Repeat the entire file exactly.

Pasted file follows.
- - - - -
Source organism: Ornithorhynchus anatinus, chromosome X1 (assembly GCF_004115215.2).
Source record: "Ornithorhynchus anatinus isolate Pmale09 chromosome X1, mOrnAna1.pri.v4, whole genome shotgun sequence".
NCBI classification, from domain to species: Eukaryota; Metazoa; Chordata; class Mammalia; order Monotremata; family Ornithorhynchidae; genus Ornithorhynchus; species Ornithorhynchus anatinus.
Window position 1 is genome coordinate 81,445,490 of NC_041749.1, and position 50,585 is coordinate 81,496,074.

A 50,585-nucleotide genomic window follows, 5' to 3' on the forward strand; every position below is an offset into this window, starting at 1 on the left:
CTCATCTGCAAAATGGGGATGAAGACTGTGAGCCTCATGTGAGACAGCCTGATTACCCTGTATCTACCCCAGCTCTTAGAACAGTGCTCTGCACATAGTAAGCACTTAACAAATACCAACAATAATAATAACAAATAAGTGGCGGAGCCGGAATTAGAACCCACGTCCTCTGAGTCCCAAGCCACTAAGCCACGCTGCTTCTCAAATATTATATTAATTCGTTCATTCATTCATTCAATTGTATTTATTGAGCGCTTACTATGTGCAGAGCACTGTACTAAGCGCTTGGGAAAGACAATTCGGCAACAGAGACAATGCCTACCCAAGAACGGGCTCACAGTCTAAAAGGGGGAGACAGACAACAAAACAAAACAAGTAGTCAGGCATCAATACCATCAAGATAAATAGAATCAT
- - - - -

Source organism: Ornithorhynchus anatinus, chromosome X1 (assembly GCF_004115215.2).
Source record: "Ornithorhynchus anatinus isolate Pmale09 chromosome X1, mOrnAna1.pri.v4, whole genome shotgun sequence".
NCBI classification, from domain to species: Eukaryota; Metazoa; Chordata; class Mammalia; order Monotremata; family Ornithorhynchidae; genus Ornithorhynchus; species Ornithorhynchus anatinus.
Window position 1 is genome coordinate 81,445,490 of NC_041749.1, and position 50,585 is coordinate 81,496,074.

A 50,585-nucleotide genomic window follows, 5' to 3' on the forward strand; every position below is an offset into this window, starting at 1 on the left:
CTCATCTGCAAAATGGGGATGAAGACTGTGAGCCTCATGTGAGACAGCCTGATTACCCTGTATCTACCCCAGCTCTTAGAACAGTGCTCTGCACATAGTAAGCACTTAACAAATACCAACAATAATAATAACAAATAAGTGGCGGAGCCGGAATTAGAACCCACGTCCTCTGAGTCCCAAGCCACTAAGCCACGCTGCTTCTCAAATATTATATTAATTCGTTCATTCATTCATTCAATTGTATTTATTGAGCGCTTACTATGTGCAGAGCACTGTACTAAGCGCTTGGGAAAGACAATTCGGCAACAGAGACAATGCCTACCCAAGAACGGGCTCACAGTCTAAAAGGGGGAGACAGACAACAAAACAAAACAAGTAGTCAGGCATCAATACCATCAAGATAAATAGAATCAT